Why Democracies Aren’t Good at Bridge-Building
The London School of Economics Growth Commission, a panel of academics, former government officials and business leaders, has just published a report on how to improve Britain’s economic performance. “Investing for Prosperity” is a notable piece of work that deserves to be widely read, and not just in Britain.
The report emphasizes policies on human capital, investment and innovation, and the limits of standard measures of prosperity. The latter takes up a theme recently discussed by Bloomberg View -- the failings of gross domestic product as a metric of economic success. The authors urge governments and the news media to pay as much attention to median household income as they do to GDP, arguing that it gives a better reading on living standards as experienced by most citizens. Good advice.
I was especially struck, though, by the panel’s recommendations on infrastructure, because these draw attention to a broad and difficult issue that dwells just beneath the surface of many policy debates: What is the proper balance between democracy and technocracy?
On infrastructure, which the panel considers a high priority, it advises the U.K. to create a “new institutional architecture” that would “dramatically reduce the policy instability that arises from frequent changes in political personnel and priorities, particularly in transport and energy.” The commission suggests an Infrastructure Strategy Board to advise parliament on broad priorities; an independent Infrastructure Planning Commission with new planning powers; and an Infrastructure Bank to help provide finance and counsel on the management of risk.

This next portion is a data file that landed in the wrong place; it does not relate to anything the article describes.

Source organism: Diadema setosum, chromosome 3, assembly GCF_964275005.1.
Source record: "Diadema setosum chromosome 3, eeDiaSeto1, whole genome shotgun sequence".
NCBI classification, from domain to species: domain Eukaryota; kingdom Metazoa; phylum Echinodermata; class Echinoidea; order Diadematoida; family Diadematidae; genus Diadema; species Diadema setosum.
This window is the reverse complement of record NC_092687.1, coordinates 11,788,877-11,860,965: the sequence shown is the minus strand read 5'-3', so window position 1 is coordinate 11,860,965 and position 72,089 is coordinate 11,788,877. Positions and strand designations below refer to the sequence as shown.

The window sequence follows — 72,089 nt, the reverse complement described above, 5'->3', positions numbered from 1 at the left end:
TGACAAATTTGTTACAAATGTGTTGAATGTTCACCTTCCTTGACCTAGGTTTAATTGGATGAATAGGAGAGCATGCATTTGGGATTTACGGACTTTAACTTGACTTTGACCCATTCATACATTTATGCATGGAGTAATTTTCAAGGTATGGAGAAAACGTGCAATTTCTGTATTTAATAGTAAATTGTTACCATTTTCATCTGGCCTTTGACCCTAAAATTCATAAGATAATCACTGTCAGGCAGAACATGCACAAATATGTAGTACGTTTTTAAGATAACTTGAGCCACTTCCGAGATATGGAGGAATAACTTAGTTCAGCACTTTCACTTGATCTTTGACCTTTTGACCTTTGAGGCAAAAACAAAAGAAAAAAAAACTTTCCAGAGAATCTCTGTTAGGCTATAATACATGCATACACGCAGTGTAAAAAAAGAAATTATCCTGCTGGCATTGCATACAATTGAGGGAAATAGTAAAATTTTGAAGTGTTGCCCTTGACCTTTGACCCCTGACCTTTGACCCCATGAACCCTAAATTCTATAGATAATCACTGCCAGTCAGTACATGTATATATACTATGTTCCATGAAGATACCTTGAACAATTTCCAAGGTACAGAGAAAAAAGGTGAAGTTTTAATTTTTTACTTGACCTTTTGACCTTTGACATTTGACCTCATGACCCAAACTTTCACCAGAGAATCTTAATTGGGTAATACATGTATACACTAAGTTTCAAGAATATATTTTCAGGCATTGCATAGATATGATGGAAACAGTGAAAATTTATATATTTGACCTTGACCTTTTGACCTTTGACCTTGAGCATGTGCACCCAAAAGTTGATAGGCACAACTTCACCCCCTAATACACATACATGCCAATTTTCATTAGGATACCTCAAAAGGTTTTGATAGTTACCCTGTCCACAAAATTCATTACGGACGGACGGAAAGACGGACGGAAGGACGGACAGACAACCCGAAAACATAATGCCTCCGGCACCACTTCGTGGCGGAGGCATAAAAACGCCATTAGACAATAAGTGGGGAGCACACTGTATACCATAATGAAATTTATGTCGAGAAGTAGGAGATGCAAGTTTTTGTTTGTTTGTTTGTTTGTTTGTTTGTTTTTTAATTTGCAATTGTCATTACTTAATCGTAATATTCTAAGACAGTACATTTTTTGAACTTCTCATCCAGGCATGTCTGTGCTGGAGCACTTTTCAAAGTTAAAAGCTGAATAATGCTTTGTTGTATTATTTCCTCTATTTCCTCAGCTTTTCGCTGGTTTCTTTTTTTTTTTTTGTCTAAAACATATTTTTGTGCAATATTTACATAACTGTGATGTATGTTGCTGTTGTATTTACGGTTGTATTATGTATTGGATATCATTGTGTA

As the report documents, the management of public- infrastructure projects has been lamentable. No private firm could survive the errors that governments have made with taxpayers’ money. One multinational review of infrastructure projects, which I warmly recommend, is aptly called “Survival of the Unfittest.” The author, Bent Flyvbjerg, a professor of project management at the University of Oxford, found that nine out of 10 transport-infrastructure projects (across 20 countries and five continents) suffered cost overruns; benefits, on the other hand, were systematically exaggerated.
Flyvbjerg concludes that project promoters and forecasters “intentionally use the following formula in order to secure approval and funding for their projects: Underestimated costs + overestimated benefits = funding.”
In Britain, and still less in the U.S., nobody could look around and conclude that the problem is too much infrastructure investment. Rather, the problem is too many badly chosen and badly managed projects and too few well-chosen and well-managed ones.
The U.S. suffers especially from the aging of poorly maintained critical infrastructure that was built decades ago, when the country led the world in this kind of investment. According to the American Society of Civil Engineers, the cumulative gap between the U.S.’s vital infrastructure needs and likely investments will stand at $1.1 trillion by 2020.
Compounding that problem is the intensely political nature of the selection process for new infrastructure. The long tradition of earmarks -- which institutionalizes the principle, “You support my worthless project and I’ll support yours” -- has produced impressively empty roads in many parts of the country, while vital aspects of the infrastructure network are crumbling and congested.